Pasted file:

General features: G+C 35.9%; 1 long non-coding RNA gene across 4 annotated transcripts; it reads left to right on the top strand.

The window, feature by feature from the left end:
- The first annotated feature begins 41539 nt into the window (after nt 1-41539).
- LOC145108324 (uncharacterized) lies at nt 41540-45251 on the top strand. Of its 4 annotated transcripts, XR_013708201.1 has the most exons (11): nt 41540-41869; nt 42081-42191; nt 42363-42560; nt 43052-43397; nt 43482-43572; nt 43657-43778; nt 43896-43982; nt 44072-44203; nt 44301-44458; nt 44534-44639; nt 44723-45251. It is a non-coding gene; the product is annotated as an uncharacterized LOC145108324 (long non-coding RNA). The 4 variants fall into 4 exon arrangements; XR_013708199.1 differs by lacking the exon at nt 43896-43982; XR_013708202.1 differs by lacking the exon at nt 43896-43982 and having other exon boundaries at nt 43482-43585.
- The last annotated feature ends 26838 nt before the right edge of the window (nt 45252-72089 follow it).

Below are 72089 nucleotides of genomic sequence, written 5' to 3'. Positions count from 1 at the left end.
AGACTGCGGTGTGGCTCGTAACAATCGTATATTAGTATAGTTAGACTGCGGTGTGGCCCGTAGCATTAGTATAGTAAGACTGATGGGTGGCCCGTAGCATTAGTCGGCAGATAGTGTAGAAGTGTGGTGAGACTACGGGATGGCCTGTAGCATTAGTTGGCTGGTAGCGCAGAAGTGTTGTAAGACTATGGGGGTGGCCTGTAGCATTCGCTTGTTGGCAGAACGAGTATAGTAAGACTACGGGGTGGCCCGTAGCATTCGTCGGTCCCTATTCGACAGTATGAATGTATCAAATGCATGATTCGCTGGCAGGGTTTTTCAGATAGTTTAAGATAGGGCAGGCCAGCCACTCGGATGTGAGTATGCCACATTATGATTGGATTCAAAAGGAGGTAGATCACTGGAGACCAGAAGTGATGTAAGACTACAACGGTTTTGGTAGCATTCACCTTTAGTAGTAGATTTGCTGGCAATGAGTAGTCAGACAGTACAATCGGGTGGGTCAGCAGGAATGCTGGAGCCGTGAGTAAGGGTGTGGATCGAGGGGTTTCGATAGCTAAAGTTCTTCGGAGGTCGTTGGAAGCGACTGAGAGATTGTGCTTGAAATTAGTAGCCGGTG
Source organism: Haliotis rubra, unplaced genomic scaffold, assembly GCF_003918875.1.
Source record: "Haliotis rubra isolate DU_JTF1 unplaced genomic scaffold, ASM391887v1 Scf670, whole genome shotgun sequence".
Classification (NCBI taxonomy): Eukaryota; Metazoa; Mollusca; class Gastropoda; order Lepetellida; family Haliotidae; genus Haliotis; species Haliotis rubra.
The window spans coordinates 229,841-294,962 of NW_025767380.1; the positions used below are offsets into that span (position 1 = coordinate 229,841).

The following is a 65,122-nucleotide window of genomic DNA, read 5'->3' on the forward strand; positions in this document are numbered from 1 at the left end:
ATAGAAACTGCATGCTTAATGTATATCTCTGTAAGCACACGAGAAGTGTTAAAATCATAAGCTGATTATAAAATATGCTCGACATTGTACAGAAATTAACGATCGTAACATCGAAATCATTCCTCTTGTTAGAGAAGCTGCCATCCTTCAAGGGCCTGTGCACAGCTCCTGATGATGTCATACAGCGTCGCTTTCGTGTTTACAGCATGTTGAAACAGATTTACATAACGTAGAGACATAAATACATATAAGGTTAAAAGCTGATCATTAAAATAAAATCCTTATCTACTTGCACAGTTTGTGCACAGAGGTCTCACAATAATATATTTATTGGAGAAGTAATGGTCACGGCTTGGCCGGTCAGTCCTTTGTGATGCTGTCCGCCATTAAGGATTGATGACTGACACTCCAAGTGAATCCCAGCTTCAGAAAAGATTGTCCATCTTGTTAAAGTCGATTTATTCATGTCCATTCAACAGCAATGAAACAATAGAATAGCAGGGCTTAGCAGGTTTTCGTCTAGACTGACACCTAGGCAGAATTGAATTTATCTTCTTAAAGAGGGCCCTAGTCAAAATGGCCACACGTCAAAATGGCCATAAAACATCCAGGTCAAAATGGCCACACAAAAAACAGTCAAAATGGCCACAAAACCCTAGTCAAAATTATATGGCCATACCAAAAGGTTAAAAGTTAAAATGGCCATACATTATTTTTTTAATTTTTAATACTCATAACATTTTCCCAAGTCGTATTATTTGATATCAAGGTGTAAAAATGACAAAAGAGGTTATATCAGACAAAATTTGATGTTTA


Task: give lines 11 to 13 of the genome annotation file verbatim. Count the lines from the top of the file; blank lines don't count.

The window spans coordinates 229,841-294,962 of NW_025767380.1; the positions used below are offsets into that span (position 1 = coordinate 229,841).

The following is a 65,122-nucleotide window of genomic DNA, read 5'->3' on the forward strand; positions in this document are numbered from 1 at the left end:
ATAGAAACTGCATGCTTAATGTATATCTCTGTAAGCACACGAGAAGTGTTAAAATCATAAGCTGATTATAAAATATGCTCGACATTGTACAGAAATTAACGATCGTAACATCGAAATCATTCCTCTTGTTAGAGAAGCTGCCATCCTTCAAGGGCCTGTGCACAGCTCCTGATGATGTCATACAGCGTCGCTTTCGTGTTTACAGCATGTTGAAACAGATTTACATAACGTAGAGACATAAATACATATAAGGTTAAAAGCTGATCATTAAAATAAAATCCTTATCTACTTGCACAGTTTGTGCACAGAGGTCTCACAATAATATATTTATTGGAGAAGTAATGGTCACGGCTTGGCCGGTCAGTCCTTTGTGATGCTGTCCGCCATTAAGGATTGATGACTGACACTCCAAGTGAATCCCAGCTTCAGAAAAGATTGTCCATCTTGTTAAAGTCGATTTATTCATGTCCATTCAACAGCAATGAAACAATAGAATAGCAGGGCTTAGCAGGTTTTCGTCTAGACTGACACCTAGGCAGAATTGAATTTATCTTCTTAAAGAGGGCCCTAGTCAAAATGGCCACACGTCAAAATGGCCATAAAACATCCAGGTCAAAATGGCCACACAAAAAACAGTCAAAATGGCCACAAAACCCTAGTCAAAATTATATGGCCATACCAAAAGGTTAAAAGTTAAAATGGCCATACATTATTTTTTTAATTTTTAATACTCATAACATTTTCCCAAGTCGTATTATTTGATATCAAGGTGTAAAAATGACAAAAGAGGTTATATCAGACAAAATTTGATGTTTA